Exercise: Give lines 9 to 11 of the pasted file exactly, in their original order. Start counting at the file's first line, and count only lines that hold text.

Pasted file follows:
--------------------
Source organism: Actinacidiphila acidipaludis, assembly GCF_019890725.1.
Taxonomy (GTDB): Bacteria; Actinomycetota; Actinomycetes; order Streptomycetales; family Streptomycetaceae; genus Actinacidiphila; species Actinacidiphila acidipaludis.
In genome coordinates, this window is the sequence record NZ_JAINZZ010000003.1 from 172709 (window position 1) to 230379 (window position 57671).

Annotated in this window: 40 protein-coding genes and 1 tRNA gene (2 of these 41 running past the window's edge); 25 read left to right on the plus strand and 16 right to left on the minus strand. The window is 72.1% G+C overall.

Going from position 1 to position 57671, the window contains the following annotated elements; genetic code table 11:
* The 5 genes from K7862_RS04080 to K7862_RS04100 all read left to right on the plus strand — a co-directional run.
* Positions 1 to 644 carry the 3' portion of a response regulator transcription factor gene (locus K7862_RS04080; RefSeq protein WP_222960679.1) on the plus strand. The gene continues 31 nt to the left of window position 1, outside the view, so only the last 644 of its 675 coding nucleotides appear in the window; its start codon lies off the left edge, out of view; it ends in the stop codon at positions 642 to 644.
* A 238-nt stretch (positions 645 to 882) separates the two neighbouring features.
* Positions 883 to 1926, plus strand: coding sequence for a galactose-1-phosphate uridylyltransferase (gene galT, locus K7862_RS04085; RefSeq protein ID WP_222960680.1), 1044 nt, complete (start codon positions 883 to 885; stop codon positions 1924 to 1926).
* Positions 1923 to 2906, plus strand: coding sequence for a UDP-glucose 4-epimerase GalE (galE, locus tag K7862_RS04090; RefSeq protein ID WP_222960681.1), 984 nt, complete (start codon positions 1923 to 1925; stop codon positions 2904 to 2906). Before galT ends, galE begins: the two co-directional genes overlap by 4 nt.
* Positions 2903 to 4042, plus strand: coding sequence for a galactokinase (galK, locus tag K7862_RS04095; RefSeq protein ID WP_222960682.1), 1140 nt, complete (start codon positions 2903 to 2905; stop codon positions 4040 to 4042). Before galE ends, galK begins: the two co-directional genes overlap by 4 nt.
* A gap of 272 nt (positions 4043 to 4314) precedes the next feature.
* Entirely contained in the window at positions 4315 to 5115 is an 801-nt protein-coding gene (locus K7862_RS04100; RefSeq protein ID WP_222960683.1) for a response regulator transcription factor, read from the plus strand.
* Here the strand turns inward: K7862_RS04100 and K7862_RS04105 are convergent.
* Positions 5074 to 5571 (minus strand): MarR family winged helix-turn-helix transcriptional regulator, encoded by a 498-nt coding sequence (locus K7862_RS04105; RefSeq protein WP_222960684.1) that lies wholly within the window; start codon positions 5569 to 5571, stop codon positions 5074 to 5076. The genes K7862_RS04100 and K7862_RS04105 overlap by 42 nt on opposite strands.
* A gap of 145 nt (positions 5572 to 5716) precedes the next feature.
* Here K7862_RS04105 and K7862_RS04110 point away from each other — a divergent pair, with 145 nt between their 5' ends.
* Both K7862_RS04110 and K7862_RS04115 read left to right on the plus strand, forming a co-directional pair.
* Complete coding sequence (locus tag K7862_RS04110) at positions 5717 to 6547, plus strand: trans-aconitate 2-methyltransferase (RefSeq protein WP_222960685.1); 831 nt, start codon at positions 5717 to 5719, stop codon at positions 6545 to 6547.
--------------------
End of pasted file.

* Positions 883 to 1926, plus strand: coding sequence for a galactose-1-phosphate uridylyltransferase (gene galT, locus K7862_RS04085; RefSeq protein ID WP_222960680.1), 1044 nt, complete (start codon positions 883 to 885; stop codon positions 1924 to 1926).
* Positions 1923 to 2906, plus strand: coding sequence for a UDP-glucose 4-epimerase GalE (galE, locus tag K7862_RS04090; RefSeq protein ID WP_222960681.1), 984 nt, complete (start codon positions 1923 to 1925; stop codon positions 2904 to 2906). Before galT ends, galE begins: the two co-directional genes overlap by 4 nt.
* Positions 2903 to 4042, plus strand: coding sequence for a galactokinase (galK, locus tag K7862_RS04095; RefSeq protein ID WP_222960682.1), 1140 nt, complete (start codon positions 2903 to 2905; stop codon positions 4040 to 4042). Before galE ends, galK begins: the two co-directional genes overlap by 4 nt.